Last month I taught two short classes in Germany – a rare exception to my vow to avoid teaching and instead focus on new furniture designs. The reason I taught those two classes is quite personal, so I won’t discuss it here. But during the classes I was struck by an odd question I’ve struggled with for 30 years:
Is it a good idea for students to personally like their instructors?
It might sound like a ridiculous question, but hear me out. First, know that I am nice to my students. They pay a lot of money to attend a course, we share many of the same interests (woodworking being only one of them) and woodworkers are generally friendly and affable (for a band of introverts).
What plunged my head into this question was my own training, both as a journalist and a woodworker.
My undergraduate journalism training was a trade-school education wrapped in soft, gooey layer of a liberal arts education. My 12 journalism classes were all nuts and bolts. No theory. We covered grammar, sentence structure, Associated Press style, law, ethics and not much else.
And I can honestly say that I did not personally like any of my journalism professors. Looking back now, I suspect it was intentional on their part. Students were weeded out (more the half my class was thrown out or left the program during my four years). We were regularly tricked into making mistakes to feel humiliation (basic aversion therapy). We were given mountains of work that had to be memorized. (“Here’s the newspaper stylebook. Memorize every word.”)
The students who survived the program did so (in part) to prove our professors were wrong about us. For me, obtaining an A in the Copy Editing class – arguably the hardest classes of the four years – was more important to me than any personal goal I’d had to that date (I earned an A-, boo).
The result of all that education was it was easy to land a newspaper job when I graduated (even in a recession), and my training allowed me jump in with little assistance from my superiors.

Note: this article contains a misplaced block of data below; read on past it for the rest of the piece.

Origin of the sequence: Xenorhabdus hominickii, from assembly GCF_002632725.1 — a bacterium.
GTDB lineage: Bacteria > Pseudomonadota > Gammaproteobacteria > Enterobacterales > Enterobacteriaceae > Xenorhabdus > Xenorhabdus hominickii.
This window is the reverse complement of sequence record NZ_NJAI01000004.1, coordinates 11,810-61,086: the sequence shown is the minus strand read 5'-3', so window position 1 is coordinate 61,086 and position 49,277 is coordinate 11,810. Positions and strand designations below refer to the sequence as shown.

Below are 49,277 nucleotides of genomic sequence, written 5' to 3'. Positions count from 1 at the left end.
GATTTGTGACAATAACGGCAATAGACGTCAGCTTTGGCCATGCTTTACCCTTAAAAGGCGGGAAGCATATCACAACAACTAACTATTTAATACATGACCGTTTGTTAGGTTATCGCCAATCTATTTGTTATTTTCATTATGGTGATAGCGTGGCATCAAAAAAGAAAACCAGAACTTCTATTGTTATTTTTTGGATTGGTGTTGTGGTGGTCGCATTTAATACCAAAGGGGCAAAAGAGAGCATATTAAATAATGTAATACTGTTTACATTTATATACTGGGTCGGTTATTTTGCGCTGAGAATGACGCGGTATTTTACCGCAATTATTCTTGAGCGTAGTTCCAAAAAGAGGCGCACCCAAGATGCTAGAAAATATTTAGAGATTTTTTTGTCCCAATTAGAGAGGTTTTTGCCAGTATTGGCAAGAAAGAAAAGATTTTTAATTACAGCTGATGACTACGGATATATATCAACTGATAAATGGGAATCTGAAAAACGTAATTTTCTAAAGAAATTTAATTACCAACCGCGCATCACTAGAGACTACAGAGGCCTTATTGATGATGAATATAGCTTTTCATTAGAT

When I arrived at Popular Woodworking Magazine in 1996, I had a similar experience. I’d had woodworking classes where I’d learned a little bit, I had some training from my dad and my grandfather, and I had worked at a door factory for a summer – assembling and finishing doors.
When I started working in the magazine’s shop, one of the other editors agreed to train me on hand tools. And almost every day, he would yell “You’re fired” when I did something wrong or poorly. Even though I outranked him on the editorial masthead, he seemed to enjoy torturing me.
Of course, I had played this game before at journalism school. Plus as a newspaper reporter I had been screamed at, shot at and even interrogated by the state police. So having someone tell me my chisel edge looked like s&%t only made me work harder to become as good a sharpener as he was.
I know that people learn differently. And many people wouldn’t respond well to direct, cutting and correct criticism – especially if they had paid $1,000 or more for the privilege.
But I wonder if many woodworking students would advance faster in the craft if they had more of the whip and less of the carrot.
Maybe next time I agree to teach a class I should bring my leather pants and bullwhip.
— Christopher Schwarz
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